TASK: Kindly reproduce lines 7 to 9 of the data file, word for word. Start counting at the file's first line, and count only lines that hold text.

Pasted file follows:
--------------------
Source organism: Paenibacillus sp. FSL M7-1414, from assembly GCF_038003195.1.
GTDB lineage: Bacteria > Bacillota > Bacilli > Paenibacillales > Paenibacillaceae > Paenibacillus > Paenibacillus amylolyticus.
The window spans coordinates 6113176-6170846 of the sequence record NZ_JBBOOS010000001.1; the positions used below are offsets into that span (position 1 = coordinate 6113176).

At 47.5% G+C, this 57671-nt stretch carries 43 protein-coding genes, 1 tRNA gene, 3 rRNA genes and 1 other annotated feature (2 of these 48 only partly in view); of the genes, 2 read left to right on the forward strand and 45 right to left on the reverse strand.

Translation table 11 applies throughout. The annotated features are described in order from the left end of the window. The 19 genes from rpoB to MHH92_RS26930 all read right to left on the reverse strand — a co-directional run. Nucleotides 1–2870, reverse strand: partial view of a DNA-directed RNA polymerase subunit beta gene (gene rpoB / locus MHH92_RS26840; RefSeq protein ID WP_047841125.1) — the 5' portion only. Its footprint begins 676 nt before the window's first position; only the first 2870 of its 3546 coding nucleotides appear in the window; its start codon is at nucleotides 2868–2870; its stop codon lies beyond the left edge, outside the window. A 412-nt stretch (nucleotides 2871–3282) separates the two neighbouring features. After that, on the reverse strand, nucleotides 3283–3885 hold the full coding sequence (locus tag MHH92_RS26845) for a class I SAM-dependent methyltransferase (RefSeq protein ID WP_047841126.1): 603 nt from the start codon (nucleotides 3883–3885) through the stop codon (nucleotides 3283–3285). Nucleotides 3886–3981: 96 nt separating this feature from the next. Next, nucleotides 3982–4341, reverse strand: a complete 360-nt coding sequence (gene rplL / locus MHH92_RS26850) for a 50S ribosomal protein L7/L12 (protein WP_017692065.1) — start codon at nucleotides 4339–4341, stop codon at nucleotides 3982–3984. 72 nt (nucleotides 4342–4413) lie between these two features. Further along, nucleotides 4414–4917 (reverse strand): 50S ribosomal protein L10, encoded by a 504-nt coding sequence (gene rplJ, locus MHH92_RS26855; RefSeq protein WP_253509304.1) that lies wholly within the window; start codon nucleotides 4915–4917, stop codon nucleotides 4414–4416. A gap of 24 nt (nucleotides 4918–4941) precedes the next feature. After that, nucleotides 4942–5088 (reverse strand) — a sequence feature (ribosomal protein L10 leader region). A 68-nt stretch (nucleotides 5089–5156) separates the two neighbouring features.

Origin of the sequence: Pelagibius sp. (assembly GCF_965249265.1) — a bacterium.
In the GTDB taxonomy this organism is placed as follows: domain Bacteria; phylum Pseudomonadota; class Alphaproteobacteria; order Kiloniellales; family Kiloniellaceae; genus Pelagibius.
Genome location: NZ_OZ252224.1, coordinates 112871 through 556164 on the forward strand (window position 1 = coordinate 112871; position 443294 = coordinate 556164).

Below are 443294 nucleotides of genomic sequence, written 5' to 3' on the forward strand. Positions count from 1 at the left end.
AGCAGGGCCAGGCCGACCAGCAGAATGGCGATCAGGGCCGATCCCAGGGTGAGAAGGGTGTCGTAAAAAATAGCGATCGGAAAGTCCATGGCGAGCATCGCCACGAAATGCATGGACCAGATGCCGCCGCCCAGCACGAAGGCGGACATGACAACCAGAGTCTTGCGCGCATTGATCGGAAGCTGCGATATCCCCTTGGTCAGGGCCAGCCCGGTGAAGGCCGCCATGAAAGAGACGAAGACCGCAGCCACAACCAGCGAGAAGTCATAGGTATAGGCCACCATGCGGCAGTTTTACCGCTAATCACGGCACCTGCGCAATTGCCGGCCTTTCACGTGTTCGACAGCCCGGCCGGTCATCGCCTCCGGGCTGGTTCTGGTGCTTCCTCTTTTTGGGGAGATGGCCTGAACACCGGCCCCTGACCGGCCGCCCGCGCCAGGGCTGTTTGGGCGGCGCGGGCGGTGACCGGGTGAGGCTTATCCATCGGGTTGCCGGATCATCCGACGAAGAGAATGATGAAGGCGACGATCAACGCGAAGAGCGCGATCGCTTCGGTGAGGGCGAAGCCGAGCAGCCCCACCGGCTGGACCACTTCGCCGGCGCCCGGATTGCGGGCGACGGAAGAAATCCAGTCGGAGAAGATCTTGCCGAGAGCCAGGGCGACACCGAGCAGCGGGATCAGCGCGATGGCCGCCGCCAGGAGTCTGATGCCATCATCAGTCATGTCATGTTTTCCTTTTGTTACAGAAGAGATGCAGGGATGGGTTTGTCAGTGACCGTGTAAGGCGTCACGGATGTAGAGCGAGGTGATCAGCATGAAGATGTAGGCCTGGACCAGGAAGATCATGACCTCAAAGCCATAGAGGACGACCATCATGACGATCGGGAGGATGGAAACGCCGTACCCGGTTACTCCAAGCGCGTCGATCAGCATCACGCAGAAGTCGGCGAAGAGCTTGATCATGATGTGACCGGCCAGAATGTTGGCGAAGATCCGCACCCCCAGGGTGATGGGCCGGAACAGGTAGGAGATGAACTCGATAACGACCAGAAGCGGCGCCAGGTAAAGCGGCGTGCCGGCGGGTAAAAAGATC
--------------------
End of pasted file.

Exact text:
In the GTDB taxonomy this organism is placed as follows: domain Bacteria; phylum Pseudomonadota; class Alphaproteobacteria; order Kiloniellales; family Kiloniellaceae; genus Pelagibius.
Genome location: NZ_OZ252224.1, coordinates 112871 through 556164 on the forward strand (window position 1 = coordinate 112871; position 443294 = coordinate 556164).

Below are 443294 nucleotides of genomic sequence, written 5' to 3' on the forward strand. Positions count from 1 at the left end.